Like so many of the games made for the Mega Drive in the past five to ten years, SGDK began as a passion project. In the late nineties, Paris-based programmer Stéphane Dallongeville created a Mega Drive emulator, Gens. When it came to developing dedicated Mega Drive ROMs, meanwhile, Dallongeville looked around on the web and was surprised at the lack of quality tools for the console. He didn’t fancy coding in Assembly – the language many Mega Drive games were originally written in – and couldn’t find a dedicated C compiler. “It’s why I started to set up my own development environment by compiling recent GCC [GNU Compiler Collection] capable of generating m68k-elf code with a specific link script for the Sega Mega Drive,” Dallongeville tells us. “So I finally had a working C compiler and could start writing my own code in a much more efficient way.”

Dallongeville has regularly built on and improved SGDK ever since, working on the project between his day job as a software developer in the medical industry. The first public build appeared in 2006. “I was really surprised by how well received it was,” he says. “That really pushed me to improve it.”

Indeed, SGDK has proven so useful that its usage has spread beyond the indie dev community. On the Mega Drive Mini 2 retro console released in late 2022, you’ll find Fantasy Zone – a new port of the arcade shooter developed using SGDK. For Dallongeville, who spent many late nights and weekends developing SGDK – and still updates it today – its widespread use is a welcome surprise: “The Mega Drive is a very old system, and programming for it is just a hobby for me… it’s crazy and awesome at the same time to see some kind of ‘professional’ games being made with it – and even Sega officially distributing games being made with it!”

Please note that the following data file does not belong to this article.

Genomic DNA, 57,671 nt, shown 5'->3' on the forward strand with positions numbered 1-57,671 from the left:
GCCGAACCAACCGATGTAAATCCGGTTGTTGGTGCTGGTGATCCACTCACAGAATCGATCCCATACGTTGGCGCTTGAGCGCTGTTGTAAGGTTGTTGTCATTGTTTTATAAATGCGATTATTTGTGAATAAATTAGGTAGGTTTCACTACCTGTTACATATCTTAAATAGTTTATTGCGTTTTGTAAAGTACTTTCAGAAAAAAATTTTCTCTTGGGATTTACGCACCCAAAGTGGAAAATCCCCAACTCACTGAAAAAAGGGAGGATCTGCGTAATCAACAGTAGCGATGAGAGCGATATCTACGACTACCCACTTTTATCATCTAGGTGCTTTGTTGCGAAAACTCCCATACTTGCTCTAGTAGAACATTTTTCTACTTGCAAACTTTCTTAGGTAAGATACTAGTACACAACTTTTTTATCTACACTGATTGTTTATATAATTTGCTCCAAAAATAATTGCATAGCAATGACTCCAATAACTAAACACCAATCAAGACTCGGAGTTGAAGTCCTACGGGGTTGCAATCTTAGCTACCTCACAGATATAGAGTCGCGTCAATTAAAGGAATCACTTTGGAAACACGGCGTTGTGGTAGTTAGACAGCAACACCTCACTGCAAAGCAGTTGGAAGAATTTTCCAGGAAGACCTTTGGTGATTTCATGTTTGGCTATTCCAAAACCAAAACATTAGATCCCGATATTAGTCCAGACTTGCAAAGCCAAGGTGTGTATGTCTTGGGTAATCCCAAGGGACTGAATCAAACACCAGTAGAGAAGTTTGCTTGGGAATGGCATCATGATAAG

For many of the developers we spoke to, making a game for the Mega Drive goes beyond nostalgia: rather, a common motivation was challenge. The console was first released in 1988, making its hardware painfully limited by modern standards; to make a game for the Mega Drive, you have to first consider its palette of 512 colours, the 80 sprites it can handle per frame, and the space available on a cartridge. Bitmap Bureau, for example, had to cram Xeno Crisis into just 4MB of RAM.

“I kept a spreadsheet that had a ridiculous amount of tabs and detail,” says Cope. “That was the hub of the technical aspects. Because, if you pull too much from one area, you cause a problem somewhere else. If you use too many sprites, then you’re probably going to need to store more tiles in memory, then if you push DMA [Direct Memory Access] too much, then you haven’t got time to do other things in VBlank. Then you start layering in music, sound effects, and so on… to fit that all in four megabytes was pretty hard.”

Cramming Xeno Crisis into that limited space required plenty of optimisation – and a bit of design trickery that would easily go unnoticed in the midst of the action. First: each player can only have eight bullets on the screen at one time. Also: only eight aliens. In fact, this latter rule can be used as a tactical advantage by cannier players, since hostages occupy the same sprite slots as aliens, so if there are two hostages on the screen, the game will only spawn six aliens. “It’s like a little tactic,” Cope says. “You have less to deal with if you kill the aliens and then you get the hostages at the end.”